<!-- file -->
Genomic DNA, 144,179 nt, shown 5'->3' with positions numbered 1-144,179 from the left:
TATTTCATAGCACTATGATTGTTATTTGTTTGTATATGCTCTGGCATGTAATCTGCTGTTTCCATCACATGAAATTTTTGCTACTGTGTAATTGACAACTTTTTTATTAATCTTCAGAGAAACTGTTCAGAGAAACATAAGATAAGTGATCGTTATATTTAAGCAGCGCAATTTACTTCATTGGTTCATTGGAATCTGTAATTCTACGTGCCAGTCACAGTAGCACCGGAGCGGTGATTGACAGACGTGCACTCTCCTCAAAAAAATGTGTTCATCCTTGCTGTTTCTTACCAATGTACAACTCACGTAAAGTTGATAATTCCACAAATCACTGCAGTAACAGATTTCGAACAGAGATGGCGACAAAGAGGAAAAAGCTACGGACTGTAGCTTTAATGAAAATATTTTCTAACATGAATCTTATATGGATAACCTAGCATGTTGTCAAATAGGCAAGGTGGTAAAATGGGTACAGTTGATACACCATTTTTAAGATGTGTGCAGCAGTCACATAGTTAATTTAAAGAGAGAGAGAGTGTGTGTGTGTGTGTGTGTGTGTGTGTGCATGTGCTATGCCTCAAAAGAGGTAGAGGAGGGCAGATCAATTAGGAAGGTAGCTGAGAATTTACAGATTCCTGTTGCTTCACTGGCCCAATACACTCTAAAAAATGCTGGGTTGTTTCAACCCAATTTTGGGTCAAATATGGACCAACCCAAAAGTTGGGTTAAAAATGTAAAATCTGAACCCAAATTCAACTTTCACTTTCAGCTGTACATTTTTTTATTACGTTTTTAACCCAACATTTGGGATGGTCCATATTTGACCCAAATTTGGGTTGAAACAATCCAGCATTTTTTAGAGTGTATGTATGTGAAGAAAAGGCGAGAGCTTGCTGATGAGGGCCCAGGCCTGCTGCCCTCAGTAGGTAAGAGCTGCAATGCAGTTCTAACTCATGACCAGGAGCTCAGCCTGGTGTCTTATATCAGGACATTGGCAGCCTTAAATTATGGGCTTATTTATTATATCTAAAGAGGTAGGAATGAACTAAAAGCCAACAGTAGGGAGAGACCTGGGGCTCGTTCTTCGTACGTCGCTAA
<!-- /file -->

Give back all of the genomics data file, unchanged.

Genomic DNA, 144,179 nt, shown 5'->3' with positions numbered 1-144,179 from the left:
TATTTCATAGCACTATGATTGTTATTTGTTTGTATATGCTCTGGCATGTAATCTGCTGTTTCCATCACATGAAATTTTTGCTACTGTGTAATTGACAACTTTTTTATTAATCTTCAGAGAAACTGTTCAGAGAAACATAAGATAAGTGATCGTTATATTTAAGCAGCGCAATTTACTTCATTGGTTCATTGGAATCTGTAATTCTACGTGCCAGTCACAGTAGCACCGGAGCGGTGATTGACAGACGTGCACTCTCCTCAAAAAAATGTGTTCATCCTTGCTGTTTCTTACCAATGTACAACTCACGTAAAGTTGATAATTCCACAAATCACTGCAGTAACAGATTTCGAACAGAGATGGCGACAAAGAGGAAAAAGCTACGGACTGTAGCTTTAATGAAAATATTTTCTAACATGAATCTTATATGGATAACCTAGCATGTTGTCAAATAGGCAAGGTGGTAAAATGGGTACAGTTGATACACCATTTTTAAGATGTGTGCAGCAGTCACATAGTTAATTTAAAGAGAGAGAGAGTGTGTGTGTGTGTGTGTGTGTGTGTGTGCATGTGCTATGCCTCAAAAGAGGTAGAGGAGGGCAGATCAATTAGGAAGGTAGCTGAGAATTTACAGATTCCTGTTGCTTCACTGGCCCAATACACTCTAAAAAATGCTGGGTTGTTTCAACCCAATTTTGGGTCAAATATGGACCAACCCAAAAGTTGGGTTAAAAATGTAAAATCTGAACCCAAATTCAACTTTCACTTTCAGCTGTACATTTTTTTATTACGTTTTTAACCCAACATTTGGGATGGTCCATATTTGACCCAAATTTGGGTTGAAACAATCCAGCATTTTTTAGAGTGTATGTATGTGAAGAAAAGGCGAGAGCTTGCTGATGAGGGCCCAGGCCTGCTGCCCTCAGTAGGTAAGAGCTGCAATGCAGTTCTAACTCATGACCAGGAGCTCAGCCTGGTGTCTTATATCAGGACATTGGCAGCCTTAAATTATGGGCTTATTTATTATATCTAAAGAGGTAGGAATGAACTAAAAGCCAACAGTAGGGAGAGACCTGGGGCTCGTTCTTCGTACGTCGCTAA